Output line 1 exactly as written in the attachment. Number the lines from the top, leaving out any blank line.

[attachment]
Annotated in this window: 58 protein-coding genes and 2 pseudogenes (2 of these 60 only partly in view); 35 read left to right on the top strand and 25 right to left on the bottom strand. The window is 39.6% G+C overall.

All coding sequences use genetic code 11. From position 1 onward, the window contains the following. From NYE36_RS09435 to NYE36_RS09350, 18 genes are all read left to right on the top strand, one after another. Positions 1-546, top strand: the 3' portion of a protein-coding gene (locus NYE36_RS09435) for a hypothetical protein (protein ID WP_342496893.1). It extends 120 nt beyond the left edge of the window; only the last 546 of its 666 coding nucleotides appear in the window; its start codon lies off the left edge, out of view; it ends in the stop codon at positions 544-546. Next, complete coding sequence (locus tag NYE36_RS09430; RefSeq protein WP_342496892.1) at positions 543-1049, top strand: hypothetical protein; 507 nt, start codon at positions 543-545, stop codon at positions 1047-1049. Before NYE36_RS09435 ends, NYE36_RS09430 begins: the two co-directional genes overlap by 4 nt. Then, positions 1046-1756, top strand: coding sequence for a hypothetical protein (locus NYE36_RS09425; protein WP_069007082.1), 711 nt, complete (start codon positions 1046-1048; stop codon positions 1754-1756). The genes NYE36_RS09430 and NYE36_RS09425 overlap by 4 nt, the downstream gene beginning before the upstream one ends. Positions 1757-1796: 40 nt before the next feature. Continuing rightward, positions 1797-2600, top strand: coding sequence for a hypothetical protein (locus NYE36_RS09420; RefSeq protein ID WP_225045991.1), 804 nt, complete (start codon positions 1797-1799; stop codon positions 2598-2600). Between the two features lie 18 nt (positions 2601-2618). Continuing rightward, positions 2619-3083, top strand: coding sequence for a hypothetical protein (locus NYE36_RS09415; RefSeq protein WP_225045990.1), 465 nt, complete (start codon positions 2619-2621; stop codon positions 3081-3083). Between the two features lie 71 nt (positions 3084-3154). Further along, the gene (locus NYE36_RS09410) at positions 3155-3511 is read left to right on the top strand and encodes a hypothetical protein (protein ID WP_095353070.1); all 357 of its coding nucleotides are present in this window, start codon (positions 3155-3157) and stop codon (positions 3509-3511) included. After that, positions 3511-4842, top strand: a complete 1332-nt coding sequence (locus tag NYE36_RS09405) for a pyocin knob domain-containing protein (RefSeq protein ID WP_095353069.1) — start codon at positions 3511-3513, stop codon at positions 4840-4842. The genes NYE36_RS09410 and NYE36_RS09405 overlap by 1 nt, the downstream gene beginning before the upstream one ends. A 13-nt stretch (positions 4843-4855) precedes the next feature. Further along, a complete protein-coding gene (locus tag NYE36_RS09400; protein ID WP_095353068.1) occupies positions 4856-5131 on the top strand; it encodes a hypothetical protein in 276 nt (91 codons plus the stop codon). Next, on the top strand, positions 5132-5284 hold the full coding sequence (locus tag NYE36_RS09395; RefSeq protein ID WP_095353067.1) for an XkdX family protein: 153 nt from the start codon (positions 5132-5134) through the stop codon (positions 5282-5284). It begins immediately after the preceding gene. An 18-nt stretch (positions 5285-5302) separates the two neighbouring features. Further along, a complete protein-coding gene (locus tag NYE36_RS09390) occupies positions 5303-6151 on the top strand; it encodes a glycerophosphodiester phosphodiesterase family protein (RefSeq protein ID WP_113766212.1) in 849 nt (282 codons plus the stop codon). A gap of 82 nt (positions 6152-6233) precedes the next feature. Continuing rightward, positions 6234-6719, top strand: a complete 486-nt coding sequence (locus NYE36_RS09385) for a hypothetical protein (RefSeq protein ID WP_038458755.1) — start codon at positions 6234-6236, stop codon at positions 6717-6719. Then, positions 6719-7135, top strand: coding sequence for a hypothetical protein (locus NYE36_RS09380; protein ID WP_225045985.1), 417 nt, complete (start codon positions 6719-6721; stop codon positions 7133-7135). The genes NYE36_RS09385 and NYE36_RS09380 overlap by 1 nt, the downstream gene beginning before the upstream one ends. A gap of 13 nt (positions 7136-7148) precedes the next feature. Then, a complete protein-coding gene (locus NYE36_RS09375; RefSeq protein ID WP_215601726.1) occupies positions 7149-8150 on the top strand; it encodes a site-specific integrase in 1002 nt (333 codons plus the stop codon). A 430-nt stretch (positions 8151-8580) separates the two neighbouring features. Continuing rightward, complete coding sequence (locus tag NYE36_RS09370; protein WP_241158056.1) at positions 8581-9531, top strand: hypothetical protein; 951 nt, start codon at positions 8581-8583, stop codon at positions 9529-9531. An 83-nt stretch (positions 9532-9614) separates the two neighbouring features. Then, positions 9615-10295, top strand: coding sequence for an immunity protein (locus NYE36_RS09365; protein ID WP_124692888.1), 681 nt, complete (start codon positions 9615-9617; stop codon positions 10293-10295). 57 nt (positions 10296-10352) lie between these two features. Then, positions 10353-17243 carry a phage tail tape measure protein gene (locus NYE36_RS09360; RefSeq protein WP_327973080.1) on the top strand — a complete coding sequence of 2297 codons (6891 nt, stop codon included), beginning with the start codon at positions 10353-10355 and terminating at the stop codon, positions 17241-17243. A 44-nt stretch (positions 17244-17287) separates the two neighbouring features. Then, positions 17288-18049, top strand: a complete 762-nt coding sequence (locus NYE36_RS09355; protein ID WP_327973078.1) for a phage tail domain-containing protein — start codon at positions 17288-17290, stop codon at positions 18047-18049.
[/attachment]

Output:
Annotated in this window: 58 protein-coding genes and 2 pseudogenes (2 of these 60 only partly in view); 35 read left to right on the top strand and 25 right to left on the bottom strand. The window is 39.6% G+C overall.